My gut feel is that the trained horticulturalists or experienced gardeners will not learn an awful lot from it. But I've been gardening 10 years and still consider myself a beginner and I found it useful.
Nothing really. This is a beautiful book which means I will never take it to my plot - which is a shame. But there are other books for that - and I will try and cover them in future reviews.
You might expect a 'Sourcebook' to be a book about sources. This one is, but it's also much more than that - it's a source in its own right.
It's also about much more than allotments - it's about any piece of ground that you want to cultivate for vegetables, fruit, herbs, flowers or even wood, or wildlife. It's true that there are sections on the history of allotments and on the law and allotments, but most of the book is about growing things anywhere. Anywhere in Britain, that is - the book assumes our (by global standards) gentle climate and fertile soil.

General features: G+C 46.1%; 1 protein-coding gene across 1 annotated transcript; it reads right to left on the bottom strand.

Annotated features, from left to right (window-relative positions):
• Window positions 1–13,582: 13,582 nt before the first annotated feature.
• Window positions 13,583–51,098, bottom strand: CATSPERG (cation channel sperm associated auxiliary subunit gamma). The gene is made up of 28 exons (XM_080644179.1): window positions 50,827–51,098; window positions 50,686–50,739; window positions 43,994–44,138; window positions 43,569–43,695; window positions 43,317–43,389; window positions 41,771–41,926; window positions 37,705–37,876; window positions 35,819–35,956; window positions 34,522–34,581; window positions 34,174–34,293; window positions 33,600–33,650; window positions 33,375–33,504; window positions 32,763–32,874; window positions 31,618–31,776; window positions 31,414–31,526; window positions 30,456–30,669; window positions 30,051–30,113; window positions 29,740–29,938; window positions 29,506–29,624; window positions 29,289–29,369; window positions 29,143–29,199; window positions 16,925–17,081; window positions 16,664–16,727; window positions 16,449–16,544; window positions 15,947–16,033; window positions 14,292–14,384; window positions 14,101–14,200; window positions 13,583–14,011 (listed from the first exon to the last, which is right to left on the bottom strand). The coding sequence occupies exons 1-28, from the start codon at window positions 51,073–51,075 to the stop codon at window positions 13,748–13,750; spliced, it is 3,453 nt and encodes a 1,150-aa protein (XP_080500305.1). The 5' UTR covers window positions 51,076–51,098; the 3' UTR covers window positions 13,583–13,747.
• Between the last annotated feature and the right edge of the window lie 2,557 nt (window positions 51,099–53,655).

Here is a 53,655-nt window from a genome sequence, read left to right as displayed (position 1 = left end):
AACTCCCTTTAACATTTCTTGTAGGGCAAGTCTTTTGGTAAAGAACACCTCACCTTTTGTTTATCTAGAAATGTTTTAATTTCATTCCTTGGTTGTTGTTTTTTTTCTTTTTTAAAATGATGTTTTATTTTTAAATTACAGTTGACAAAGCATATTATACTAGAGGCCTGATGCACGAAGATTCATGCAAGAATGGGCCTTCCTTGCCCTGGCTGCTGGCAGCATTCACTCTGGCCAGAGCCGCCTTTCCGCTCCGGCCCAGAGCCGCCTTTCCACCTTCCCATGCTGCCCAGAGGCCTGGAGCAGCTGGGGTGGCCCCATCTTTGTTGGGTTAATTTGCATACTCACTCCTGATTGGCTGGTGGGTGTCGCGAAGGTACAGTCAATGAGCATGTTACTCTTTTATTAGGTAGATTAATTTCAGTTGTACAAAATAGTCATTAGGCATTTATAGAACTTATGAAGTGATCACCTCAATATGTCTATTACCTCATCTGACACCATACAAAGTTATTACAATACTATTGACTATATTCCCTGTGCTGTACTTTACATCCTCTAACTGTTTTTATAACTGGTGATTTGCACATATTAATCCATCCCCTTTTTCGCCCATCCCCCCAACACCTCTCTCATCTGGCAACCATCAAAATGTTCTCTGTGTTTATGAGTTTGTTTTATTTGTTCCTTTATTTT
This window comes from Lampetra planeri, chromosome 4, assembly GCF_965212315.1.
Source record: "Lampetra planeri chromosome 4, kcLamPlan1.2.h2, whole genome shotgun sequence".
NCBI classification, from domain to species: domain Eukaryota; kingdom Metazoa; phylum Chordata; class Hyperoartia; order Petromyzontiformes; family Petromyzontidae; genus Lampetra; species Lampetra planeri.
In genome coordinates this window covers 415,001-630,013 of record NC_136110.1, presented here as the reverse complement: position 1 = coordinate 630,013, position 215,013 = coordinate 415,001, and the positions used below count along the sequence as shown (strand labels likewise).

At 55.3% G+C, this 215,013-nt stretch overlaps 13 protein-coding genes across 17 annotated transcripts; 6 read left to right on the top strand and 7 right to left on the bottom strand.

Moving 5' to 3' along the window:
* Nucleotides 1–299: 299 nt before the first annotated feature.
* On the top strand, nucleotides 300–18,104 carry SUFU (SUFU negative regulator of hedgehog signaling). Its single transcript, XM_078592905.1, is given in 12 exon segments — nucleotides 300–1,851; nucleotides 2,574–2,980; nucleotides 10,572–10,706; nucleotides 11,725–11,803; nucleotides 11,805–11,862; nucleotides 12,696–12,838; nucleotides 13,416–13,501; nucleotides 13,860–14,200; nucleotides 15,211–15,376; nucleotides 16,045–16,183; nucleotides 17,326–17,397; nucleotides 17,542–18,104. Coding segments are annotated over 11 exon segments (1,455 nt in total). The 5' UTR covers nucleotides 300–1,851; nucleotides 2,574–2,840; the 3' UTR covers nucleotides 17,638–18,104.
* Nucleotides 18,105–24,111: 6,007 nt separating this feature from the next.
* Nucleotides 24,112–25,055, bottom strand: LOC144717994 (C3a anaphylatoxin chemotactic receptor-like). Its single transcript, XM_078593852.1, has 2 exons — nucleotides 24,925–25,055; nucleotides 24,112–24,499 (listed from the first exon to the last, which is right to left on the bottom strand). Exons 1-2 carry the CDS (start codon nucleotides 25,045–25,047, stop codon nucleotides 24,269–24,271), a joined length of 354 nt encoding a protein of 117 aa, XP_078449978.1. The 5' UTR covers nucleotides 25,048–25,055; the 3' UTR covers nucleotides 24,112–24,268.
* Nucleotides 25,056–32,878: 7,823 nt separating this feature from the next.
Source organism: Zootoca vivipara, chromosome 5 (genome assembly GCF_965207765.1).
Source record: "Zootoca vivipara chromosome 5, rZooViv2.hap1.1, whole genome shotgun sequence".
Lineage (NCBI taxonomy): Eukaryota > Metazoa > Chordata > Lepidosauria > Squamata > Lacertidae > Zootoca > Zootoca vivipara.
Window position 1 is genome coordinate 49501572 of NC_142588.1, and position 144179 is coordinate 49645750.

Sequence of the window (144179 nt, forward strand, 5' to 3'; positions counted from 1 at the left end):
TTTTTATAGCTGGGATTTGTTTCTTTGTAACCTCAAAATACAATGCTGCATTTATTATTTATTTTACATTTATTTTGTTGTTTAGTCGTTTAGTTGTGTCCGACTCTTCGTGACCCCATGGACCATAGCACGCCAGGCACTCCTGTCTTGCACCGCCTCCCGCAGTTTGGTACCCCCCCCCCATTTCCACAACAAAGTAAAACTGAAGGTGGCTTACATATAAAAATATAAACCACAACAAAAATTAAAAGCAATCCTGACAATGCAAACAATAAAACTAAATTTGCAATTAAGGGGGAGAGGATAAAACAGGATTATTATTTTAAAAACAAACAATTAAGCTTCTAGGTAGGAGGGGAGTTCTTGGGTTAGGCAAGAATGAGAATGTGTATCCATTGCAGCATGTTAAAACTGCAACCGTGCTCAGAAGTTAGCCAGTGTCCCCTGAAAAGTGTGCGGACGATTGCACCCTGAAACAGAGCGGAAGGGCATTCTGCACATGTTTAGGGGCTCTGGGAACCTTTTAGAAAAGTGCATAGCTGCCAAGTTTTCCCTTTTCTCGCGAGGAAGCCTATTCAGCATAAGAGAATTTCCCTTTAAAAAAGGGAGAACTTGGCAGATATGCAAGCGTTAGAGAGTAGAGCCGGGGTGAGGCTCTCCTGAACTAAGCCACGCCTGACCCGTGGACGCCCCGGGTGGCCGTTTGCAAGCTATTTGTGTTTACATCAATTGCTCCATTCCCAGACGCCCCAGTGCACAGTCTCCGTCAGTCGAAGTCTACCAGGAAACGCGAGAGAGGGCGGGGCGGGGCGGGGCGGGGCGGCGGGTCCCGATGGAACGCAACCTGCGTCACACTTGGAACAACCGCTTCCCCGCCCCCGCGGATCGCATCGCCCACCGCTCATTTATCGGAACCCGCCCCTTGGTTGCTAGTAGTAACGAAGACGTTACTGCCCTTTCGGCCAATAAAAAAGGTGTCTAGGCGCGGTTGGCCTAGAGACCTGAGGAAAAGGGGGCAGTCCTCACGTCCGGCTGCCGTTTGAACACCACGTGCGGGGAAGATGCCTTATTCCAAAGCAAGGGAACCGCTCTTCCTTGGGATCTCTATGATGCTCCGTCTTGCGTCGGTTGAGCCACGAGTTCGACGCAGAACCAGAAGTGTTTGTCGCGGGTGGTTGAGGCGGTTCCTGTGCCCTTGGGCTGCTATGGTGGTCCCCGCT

The early history of allotments is surprisingly early - 1649 and The Diggers (or 'True Levelers'), anticipating today's Green Movement. It's not surprising that allotments are still measured in old-fashioned measurements - rods, poles, or perches (they all mean the same) - the distance between the nose of an ox and the heel of a plough.
And recent history is surprisingly recent - the Dig for Victory campaign of WWII, and current worries about pesticides, climate change, food miles, and peak oil. No wonder so many people want to grow their own. No wonder so many people want to have an allotment, a patch of subsidised land, surrounded by other people doing the same thing, and willing, even eager, to share their experience.